Many Parents' Guns Aren't Safely Stored, Even If Their Kids Are At Risk Of Harming Themselves, Study Finds

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The subject of guns is a notoriously touchy one in the United States, and sadly even more so in recent months. Ever since the most recent deadly school shooting at Marjory Stoneman Douglas High School in Parkland, Florida, parents all over the country can't seem to stop thinking about guns and their kids. Parents on both sides are undoubtedly concerned with their children's safety and protection. And yet. A recent study found that many parents' guns aren't safely stored... even if their kids might be at risk of harming themselves.

In this month's issue of Pediatrics, researchers released the results of a comprehensive 2015 study which looked at firearm storage practices in homes with children. The study surveyed 3,949 adults in the United States. It was especially focused on households where the caregiver or parent reported living with a child with a history of self-harm factors, such as attention deficit disorder, depression, or other mental health issues beyond depression.

The results of the study were cause for concern; 43 percent of households where children who presented self-harm indications lived said they owned at least one gun. In fact, the study found that parents tended to own guns more often than adults without children; 43 percent compared to 35 percent, respectively.

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Despite the fact that the American Academy of Pediatrics recommends firearms should be stored locked and unloaded for the protection of children, the results of this study found that very few parents were taking this into consideration. Fewer than 35 percent of parents who said they had children with self-harm risk factors stored their firearms locked and unloaded. Households with children who did not present self-harm indicators only stored their firearms safely 31 percent of the time.

The authors of the study published in Pediatrics came to this conclusion:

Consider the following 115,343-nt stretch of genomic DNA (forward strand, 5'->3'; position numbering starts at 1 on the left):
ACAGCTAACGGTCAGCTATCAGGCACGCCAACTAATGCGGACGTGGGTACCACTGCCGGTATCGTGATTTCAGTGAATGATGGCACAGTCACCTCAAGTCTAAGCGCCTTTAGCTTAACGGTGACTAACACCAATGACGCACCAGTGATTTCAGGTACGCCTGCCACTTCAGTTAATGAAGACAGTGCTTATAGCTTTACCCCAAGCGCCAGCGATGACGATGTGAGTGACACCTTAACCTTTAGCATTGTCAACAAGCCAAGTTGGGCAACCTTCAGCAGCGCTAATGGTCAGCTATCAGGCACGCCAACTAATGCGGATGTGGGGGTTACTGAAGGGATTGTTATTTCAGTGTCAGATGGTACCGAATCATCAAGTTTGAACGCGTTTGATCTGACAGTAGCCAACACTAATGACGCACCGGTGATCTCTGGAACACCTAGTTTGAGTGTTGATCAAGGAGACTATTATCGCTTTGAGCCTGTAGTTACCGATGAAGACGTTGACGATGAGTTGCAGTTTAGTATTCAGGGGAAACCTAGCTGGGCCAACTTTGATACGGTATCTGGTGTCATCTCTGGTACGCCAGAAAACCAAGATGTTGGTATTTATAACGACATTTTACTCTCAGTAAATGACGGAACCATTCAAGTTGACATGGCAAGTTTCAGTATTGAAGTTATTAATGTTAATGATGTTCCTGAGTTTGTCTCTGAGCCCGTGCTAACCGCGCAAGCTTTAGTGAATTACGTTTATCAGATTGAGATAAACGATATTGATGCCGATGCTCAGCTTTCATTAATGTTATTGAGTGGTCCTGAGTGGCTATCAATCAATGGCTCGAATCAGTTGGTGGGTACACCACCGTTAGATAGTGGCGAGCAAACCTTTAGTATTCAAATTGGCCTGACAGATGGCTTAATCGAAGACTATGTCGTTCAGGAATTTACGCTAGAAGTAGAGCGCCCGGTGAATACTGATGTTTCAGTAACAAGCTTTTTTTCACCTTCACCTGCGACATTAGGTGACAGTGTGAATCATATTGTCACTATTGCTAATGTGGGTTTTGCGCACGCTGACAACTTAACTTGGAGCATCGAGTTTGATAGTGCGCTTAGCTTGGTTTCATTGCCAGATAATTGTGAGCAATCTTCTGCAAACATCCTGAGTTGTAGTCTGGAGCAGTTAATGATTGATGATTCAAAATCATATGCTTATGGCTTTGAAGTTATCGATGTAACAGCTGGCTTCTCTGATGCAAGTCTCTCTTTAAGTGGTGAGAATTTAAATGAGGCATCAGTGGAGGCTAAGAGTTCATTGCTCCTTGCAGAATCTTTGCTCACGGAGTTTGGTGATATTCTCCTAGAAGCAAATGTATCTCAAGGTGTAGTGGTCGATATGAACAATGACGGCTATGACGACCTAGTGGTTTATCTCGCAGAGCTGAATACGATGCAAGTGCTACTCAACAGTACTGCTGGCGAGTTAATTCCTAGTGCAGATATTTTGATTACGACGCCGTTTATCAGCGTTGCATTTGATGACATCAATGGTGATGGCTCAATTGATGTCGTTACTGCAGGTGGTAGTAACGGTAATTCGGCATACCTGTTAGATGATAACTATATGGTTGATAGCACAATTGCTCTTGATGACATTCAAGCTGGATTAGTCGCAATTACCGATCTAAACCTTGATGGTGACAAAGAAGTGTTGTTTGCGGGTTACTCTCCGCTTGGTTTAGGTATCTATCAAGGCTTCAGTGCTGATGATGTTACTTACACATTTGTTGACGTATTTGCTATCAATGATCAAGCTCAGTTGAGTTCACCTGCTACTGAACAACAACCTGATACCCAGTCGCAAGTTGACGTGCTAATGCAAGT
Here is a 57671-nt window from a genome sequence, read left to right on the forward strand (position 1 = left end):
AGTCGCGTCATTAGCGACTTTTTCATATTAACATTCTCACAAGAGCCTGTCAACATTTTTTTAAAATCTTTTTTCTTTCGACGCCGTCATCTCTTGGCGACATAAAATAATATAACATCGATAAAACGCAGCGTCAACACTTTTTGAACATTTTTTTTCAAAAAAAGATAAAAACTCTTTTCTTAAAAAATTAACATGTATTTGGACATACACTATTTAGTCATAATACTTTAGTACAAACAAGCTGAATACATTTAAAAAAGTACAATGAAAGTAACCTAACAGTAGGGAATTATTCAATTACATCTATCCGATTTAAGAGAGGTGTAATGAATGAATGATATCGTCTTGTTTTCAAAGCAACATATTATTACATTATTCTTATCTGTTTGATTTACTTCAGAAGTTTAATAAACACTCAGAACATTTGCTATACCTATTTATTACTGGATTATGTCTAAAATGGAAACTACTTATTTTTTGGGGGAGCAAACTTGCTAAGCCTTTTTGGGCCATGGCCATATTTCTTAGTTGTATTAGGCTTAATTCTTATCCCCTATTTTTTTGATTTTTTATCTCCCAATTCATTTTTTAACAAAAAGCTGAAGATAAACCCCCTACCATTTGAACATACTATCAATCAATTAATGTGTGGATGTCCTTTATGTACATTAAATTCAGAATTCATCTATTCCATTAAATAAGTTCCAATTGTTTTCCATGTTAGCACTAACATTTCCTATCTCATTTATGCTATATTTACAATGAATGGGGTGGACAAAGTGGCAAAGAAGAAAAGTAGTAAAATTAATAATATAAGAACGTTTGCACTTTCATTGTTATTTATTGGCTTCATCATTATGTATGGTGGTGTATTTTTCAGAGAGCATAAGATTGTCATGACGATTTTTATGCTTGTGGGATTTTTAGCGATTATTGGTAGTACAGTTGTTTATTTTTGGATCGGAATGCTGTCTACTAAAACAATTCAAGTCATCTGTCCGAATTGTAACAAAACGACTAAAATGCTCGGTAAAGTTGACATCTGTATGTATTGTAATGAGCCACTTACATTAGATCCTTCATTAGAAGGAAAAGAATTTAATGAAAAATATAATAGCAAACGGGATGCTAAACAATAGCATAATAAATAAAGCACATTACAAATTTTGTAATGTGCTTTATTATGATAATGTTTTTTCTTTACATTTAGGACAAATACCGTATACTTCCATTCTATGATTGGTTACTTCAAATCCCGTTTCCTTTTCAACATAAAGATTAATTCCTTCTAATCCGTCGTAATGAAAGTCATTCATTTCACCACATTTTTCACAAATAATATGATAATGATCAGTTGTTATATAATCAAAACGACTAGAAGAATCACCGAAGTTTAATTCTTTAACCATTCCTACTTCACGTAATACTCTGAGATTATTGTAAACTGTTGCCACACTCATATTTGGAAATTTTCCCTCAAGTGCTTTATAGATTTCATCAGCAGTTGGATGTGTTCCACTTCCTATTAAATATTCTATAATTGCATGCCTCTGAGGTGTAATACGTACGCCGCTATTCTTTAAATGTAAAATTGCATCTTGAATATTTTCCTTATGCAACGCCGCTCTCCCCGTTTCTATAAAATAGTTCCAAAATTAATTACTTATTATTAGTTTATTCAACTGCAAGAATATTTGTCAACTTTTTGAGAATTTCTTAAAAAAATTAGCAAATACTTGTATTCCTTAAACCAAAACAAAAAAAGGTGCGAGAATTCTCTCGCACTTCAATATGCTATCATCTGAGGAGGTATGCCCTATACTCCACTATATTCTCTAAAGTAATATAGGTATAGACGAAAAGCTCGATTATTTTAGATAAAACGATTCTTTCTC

A child’s history of depression, mental health conditions other than depression, or attention-deficit/hyperactivity disorder does not appear to appreciably influence caretaker decisions about whether to (1) have firearms in the home, or (2) store all household firearms in accordance with American Academy of Pediatrics recommendations (ie, locked and unloaded).

Since 1992, the AAP has openly held the belief that "the safest home for a child is one without firearms." To discover that nearly half of households where kids are struggling with self-harm risk factors not only own firearms but don't store them properly is a serious issue. Especially considering some sobering statistics shared by the AAP:

  • As of 2009, 84.5 percent of homicides of children 15 to 19 years of age were caused by a firearm-related incident
  • 114 children under the age of 19 died because of unintentional firearm-related deaths, also as of 2009
  • A 2011 survey conducted by National Youth Risk Behavior Surveillance found that 5 percent of children between the ages of 9 and 12 admitted they had carried a gun within the past month
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Households where kids could be at risk for self-harm should be even more cautious about having guns in the home; as of 2009, suicide was the third leading cause of death for adolescents between the ages of 15 and 19. The Centers for Disease Control and Prevention released statistics in 2017 that found 1,300 children were killed from guns that year; and 38 percent of those deaths were suicides.

In the wake of the tragedy in Parkland, Florida, where a lone gunman entered Marjory Stoneman Douglas High School and opened fire on students and faculty, killing 17 people within three minutes, firearm safety is more relevant than ever. For adults, of course, but for at-risk teens who might be struggling with mental health issues especially. Kids who might be confused, or frightened, or simply lost. The last thing they need is easy access to a weapon that could easily be locked up and unloaded.